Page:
The U.S. Aegis systems in Eastern Europe can accommodate conventionally-armed Tomahawk cruise missiles that could be fired at Russia from close quarters. The United States retired its nuclear-armed Tomahawks between 2010 and 2013, but an appropriate warhead could be produced from DOE’s existing Life Extension Program for nuclear warheads.

An upgraded Tomahawk with a nuclear warhead, if based at U.S. Aegis sites in Eastern Europe, could be used to implement a near-zero warning nuclear strike on multiple Russian targets. This capability is what the Russian government fears, and rightly so.

In placing Aegis land installations in Eastern Europe, the Obama administration made an epic blunder, one surpassed in negative consequences for global nuclear stability, in my opinion, only by the Bush administration’s decision to withdraw from the Anti-Ballistic Missile Treaty in 2002. Both of those political decisions were made with bipartisan indifference to technical merit or long-term consequences.

The political situation between the United States and Russia is dangerous, perhaps more dangerous than it has ever been, and there are certainly reasons for the West to be concerned about Russian behavior, including its possible violation of the INF Treaty. But the United States has a long, bipartisan history of making senseless political decisions to deploy ineffective missile defenses and then justifying those decisions with disinformation, even when technical and military analysts can readily unmask it.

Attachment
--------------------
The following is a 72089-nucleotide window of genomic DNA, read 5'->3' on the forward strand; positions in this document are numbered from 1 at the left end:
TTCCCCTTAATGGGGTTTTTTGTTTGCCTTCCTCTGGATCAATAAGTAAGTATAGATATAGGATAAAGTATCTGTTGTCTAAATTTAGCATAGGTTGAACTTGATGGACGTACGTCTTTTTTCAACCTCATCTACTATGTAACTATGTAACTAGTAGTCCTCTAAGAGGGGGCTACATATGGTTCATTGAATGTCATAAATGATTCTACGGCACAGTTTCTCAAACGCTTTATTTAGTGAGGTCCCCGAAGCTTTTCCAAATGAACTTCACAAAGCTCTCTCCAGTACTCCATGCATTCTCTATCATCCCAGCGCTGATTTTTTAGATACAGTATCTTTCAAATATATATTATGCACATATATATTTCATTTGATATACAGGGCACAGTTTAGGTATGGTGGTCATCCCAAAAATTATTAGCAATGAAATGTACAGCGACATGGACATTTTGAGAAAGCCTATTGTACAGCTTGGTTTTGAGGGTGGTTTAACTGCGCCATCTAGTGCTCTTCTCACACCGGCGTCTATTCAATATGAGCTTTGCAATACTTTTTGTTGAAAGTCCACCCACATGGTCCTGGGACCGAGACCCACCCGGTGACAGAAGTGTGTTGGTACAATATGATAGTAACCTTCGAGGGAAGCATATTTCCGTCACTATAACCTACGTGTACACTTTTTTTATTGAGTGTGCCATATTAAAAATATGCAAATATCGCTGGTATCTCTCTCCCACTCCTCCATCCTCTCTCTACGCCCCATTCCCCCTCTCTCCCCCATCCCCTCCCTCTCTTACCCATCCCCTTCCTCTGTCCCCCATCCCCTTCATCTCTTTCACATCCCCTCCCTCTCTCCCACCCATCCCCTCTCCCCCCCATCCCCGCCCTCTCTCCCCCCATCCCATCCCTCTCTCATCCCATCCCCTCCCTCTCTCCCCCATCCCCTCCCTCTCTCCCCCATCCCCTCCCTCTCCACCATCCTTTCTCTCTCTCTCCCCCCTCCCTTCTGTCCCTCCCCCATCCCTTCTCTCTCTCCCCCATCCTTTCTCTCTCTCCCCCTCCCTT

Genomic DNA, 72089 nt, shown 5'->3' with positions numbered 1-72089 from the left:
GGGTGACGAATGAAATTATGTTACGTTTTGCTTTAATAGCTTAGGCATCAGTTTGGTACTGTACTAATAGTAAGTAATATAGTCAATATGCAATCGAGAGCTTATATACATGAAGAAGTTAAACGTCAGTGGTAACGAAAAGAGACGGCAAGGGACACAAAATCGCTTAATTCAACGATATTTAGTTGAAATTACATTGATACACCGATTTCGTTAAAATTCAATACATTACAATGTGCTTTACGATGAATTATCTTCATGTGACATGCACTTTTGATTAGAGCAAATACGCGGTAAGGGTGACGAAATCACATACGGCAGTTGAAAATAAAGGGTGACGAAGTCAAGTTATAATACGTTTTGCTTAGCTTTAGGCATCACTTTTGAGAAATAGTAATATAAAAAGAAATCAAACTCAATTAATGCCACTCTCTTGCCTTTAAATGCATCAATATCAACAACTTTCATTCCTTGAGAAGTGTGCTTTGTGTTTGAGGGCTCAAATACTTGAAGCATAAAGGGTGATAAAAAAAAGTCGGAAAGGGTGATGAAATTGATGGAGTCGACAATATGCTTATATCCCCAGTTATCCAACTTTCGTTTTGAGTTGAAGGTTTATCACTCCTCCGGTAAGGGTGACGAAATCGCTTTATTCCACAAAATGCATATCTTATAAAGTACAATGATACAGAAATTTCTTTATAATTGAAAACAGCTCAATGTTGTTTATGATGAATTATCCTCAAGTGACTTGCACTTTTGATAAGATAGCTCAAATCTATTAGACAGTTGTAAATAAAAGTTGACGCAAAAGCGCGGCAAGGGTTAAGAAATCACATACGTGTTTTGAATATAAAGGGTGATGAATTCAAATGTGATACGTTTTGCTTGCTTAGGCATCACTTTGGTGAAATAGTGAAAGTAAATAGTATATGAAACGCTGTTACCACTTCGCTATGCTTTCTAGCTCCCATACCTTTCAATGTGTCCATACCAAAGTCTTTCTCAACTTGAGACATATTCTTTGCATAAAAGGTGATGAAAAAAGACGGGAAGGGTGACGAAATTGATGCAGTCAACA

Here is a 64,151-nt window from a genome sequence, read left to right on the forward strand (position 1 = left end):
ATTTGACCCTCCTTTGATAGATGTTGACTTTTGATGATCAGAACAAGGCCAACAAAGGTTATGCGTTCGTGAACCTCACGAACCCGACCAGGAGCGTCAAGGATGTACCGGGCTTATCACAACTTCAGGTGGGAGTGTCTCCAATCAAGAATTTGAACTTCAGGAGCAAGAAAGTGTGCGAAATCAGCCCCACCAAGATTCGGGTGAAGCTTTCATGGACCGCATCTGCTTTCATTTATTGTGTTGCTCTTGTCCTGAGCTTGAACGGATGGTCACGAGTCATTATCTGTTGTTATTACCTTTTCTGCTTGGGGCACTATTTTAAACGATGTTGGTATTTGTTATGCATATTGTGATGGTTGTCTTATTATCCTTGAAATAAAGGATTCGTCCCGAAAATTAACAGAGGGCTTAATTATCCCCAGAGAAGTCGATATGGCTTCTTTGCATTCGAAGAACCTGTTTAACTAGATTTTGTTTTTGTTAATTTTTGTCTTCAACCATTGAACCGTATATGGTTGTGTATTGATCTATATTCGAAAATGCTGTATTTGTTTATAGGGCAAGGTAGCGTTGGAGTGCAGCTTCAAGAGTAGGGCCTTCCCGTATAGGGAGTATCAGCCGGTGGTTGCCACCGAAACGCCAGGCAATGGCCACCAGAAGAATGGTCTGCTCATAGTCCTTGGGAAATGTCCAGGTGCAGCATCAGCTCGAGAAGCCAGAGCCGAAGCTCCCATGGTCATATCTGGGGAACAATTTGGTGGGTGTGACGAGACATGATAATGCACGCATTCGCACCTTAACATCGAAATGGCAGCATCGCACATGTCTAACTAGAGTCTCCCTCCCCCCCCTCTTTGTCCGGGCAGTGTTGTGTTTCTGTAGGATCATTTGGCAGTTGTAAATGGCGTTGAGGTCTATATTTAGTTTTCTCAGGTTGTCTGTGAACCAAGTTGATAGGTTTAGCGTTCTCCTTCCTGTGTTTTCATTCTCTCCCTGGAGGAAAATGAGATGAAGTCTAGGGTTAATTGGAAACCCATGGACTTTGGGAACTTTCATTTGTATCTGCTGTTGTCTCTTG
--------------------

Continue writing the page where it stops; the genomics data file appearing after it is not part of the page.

The routine U.S. reliance on misleading claims about missile defense systems — claims too often parroted by the Western press — contributes to an environment in which foreign powers, both friend and foe, rightly do not trust the word of U.S. political and military leaders. This avoidance of factual reality has contributed to the impending demise of the INF Treaty. Saving it or replacing it with another agreement that limits the extremely destabilizing spread of intermediate-range missiles will require that both the United States and Russia come clean about their efforts to develop and base such missiles. Refusing to acknowledge reality is a poor strategy for enhancing U.S. or Russian security and pursuing the sort of arms control that makes nuclear war less likely.

Physicist Theodore A. Postol is professor emeritus at MIT. His expertise is in nuclear weapon systems, ballistic missile defense, and ballistic missiles generally. His article is edited from Bulletin of the Atomic Scientists, February 7, 2019, and was reprinted in PeaceMeal, March/April 2019.

(In accordance with Title 17 U.S.C. Section 107, this material is distributed without profit to those who have expressed a prior interest in receiving the included information for research and educational purposes.)